Tax-saving ETF strategies to use before end of 2011

October 20, 2011

The final quarter marks the traditional time of year when kids dive into leaf piles, heating bills rise and investors with taxable accounts sell underwater stocks to help lower their tax bills.

They shouldn’t have too much trouble finding candidates this year. Despite a recent uptick, most major indexes remain in negative territory for 2011, and with market volatility in high gear more dips could be on the way.

Tax loss harvesting helps ease the pain of a down market by allowing investors to use the losses to offset gains and up to $3,000 of ordinary income on their tax returns. But you have to wait at least 30 days after the sale of a losing stock to buy back the same security. Otherwise, the IRS calls it a “wash sale” and you can’t deduct the loss.

While someone might use a similar stock as a placeholder in case the market bounces back, that option isn’t ideal because performance can vary significantly among stocks in the same industry. Mutual funds covering similar investment turf don’t always move in sync either.

Exchange-traded funds adapt to the strategy more easily. Since there are more than 1,300 of them, it’s fairly easy to find one that has the look, feel and performance of another security but is different enough to use as a substitute, either temporarily or for the long-term, without drawing IRS scrutiny.

“ETFs have made tax loss harvesting a lot simpler than it used to be,” says Charles Zhang of Zhang Financial in Kalamazoo, Michigan. “It’s not that hard to find one that’s a good stand-in.”

Zhang and some other advisers say using two ETFs or mutual funds based on the same index would probably violate the wash sale rule. To be sure, you might not want to sell iShares S&P 500 or a mutual fund based on the index, for example, and immediately replace it with SPDR S&P 500.

But you could go with a pretty close match. A number of broad-market ETFs, such as SPDR Dow Jones and Vanguard Large Cap follow the S&P 500 fairly closely even though they’re based on different indexes. (The Securities and Exchange Commission has launched a review of some more arcane types of ETFs, but is not expected to have concerns about these mainstream types of ETFs.)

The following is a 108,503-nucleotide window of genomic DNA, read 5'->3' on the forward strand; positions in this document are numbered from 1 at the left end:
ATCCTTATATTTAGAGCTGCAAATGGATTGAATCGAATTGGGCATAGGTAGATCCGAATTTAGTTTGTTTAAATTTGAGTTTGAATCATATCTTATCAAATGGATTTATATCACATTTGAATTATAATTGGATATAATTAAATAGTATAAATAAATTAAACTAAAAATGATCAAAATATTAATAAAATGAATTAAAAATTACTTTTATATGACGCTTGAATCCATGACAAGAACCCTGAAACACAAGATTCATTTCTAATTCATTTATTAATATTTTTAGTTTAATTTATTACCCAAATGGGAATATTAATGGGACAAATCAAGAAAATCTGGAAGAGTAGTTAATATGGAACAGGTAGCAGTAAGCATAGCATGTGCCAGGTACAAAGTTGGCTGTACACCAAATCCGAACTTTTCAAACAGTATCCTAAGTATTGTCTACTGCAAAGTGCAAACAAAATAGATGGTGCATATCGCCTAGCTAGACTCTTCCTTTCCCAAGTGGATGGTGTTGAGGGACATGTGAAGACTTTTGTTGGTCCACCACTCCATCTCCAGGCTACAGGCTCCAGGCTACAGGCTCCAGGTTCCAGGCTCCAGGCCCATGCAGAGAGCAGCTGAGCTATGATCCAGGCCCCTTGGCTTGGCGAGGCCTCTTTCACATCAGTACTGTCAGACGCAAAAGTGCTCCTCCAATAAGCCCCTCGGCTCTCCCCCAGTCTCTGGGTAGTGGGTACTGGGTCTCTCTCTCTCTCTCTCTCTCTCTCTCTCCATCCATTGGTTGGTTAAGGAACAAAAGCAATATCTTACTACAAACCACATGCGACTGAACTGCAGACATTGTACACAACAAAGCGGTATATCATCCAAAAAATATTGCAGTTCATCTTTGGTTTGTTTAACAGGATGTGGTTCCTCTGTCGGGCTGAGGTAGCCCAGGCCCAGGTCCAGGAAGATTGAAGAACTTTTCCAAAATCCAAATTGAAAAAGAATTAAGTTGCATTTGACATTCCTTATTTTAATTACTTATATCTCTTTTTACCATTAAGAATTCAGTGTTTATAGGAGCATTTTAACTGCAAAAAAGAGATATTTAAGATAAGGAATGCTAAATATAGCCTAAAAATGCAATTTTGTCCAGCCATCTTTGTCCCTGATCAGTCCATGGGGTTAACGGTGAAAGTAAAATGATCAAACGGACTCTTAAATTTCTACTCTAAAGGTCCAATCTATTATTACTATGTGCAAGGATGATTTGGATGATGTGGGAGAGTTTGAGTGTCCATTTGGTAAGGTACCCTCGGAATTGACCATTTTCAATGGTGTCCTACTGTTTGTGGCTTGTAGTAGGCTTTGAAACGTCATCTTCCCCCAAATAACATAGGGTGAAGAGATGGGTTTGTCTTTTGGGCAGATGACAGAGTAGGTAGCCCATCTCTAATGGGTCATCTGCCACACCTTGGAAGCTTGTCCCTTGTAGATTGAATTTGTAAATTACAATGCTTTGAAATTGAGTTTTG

Zhang recently used the strategy by substituting Vanguard Emerging Markets ETF for an emerging markets mutual fund that had lost money, and has switched out a position in on oil industry ETF with another in the same industry. “Even though they’re based on different indexes their performance is almost identical,” he says.

He might go back to the investment he sold after the 30-day blackout period or simply hold on to the new ETF, depending on which one he likes better.

Eric Johnson, principal at Signature, a wealth advisory firm in Norfolk, Virginia, has used sector ETFs when clients have large stock holdings in banks such as Bank of America or Morgan Stanley. Usually, the stock blocks come from previous employers or inter-generational family holdings.

To harvest the loss Johnson sells the individual stock and then buys Financial Select Sector SPDR. “It’s not unusual for us to get back into the original stock later on, particularly if the client has a sentimental attachment to granddaddy’s bank,” he says.

ETFs can also be used to diversify out of large single stock positions that have lost money. Someone who wants to maintain exposure to a particular sector without courting issue-specific risk might sell the losing stock, harvest the loss, and stay in the substitute ETF.

Frank Armstrong, President of Investor Solutions in Coconut Grove, Florida, uses ETFs as part of a strategy to avoid annual mutual fund dividend and capital gains distributions. At the end of the year, he explains, many mutual funds pay out such distributions, which are taxable, as new fund shares, and the share price falls by the same amount. So shareholders don’t really make any money on that transaction, even though they will owe taxes on those payouts.

If the sale of the fund shares results in a tax loss, Armstrong’s firm will sell the shares before the dividend payout date and buy an ETF with a similar investment mission as a placeholder. By doing so, he harvests the loss and avoids the dividend distribution. (This strategy won’t work for investors who have gains in the fund.)

After the payout is made, he’ll move back into the fund shares if more than 30 days have passed since the original sale.

“Avoiding the dividend and moving into an ETF has saved some of our clients a ton of money,” he says.

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